I think it's working better than it did previously. And I think it is doing more to corporate interests join forces. And certainly when, for example, I joined BCT, BCT has always been quite a collaborative organisation. So we have had a number of clarity projects over the years. But I think there's always room for improvement. One example, a relatively recent example is rethink nature, which is a group of seven leading species conservation organisations, including BCT. And those who have been listening to your previous podcasts will almost certainly have heard of the back from the brink project. And that is a project that came out of that rethink nature partnership alongside Natural England. So I think it's definitely an example of where we are achieving more by working together. And I think the policy work is another really good example where over the last two or three years environmental organisations have been working together well, so we're a member of wildlife and countryside link, and also a supporter of greener UK. And those are both umbrella organisations for a number of different conservation organisations. And they'd be needing work on the kidney environment bill at the Agriculture Bill. And as I mentioned, more recently, the white paper on planning and forms. So for us, because they're quite a small organisation that support is, is really invaluable. We benefit from the greater policy resources that larger organisations have. But we're also able to feed in really specific important points about bats and ensure that species are taken into account. So it's a two way process. And just some quickfire questions, what bat detector do you use? And what's your favourite bat species? Oh, sector is magenta on quite old school. I do need to try some of the newer ones, but I kind of like the heterodyne because you you watch the bats rather than watching the screen. And I like watching the bats. So yeah, that's what I use and favourite bat species. Oh. I think I might need three potentially pipistrelle as I said before, because they're just so tiny. But they also they always turn up this particularly common pipistrelle. They were set up on that walks and that ones that people can see. So they're just such a brilliant engagement tool. Brown long-eared bats because they're just so smiley, and you can't not love them. And barbastelles I love as well, because that was the first that I saw in the hand after I joined the bact group, so yeah, they have a special place in my heart as well.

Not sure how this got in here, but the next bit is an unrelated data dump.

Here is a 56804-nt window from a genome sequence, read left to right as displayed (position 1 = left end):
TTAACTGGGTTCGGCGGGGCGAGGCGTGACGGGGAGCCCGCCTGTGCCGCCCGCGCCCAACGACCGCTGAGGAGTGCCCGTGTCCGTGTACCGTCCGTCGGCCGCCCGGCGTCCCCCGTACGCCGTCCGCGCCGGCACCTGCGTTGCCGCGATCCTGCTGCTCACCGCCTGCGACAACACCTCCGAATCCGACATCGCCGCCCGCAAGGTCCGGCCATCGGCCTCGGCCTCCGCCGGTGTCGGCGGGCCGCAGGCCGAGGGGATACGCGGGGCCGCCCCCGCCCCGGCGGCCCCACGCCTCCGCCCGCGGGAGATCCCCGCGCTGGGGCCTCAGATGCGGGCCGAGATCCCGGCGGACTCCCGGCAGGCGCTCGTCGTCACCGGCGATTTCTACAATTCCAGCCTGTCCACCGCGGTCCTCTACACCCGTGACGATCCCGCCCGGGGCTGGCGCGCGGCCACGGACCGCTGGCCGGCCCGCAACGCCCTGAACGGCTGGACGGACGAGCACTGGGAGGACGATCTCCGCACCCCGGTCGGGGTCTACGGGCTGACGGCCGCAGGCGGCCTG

Steve Roe: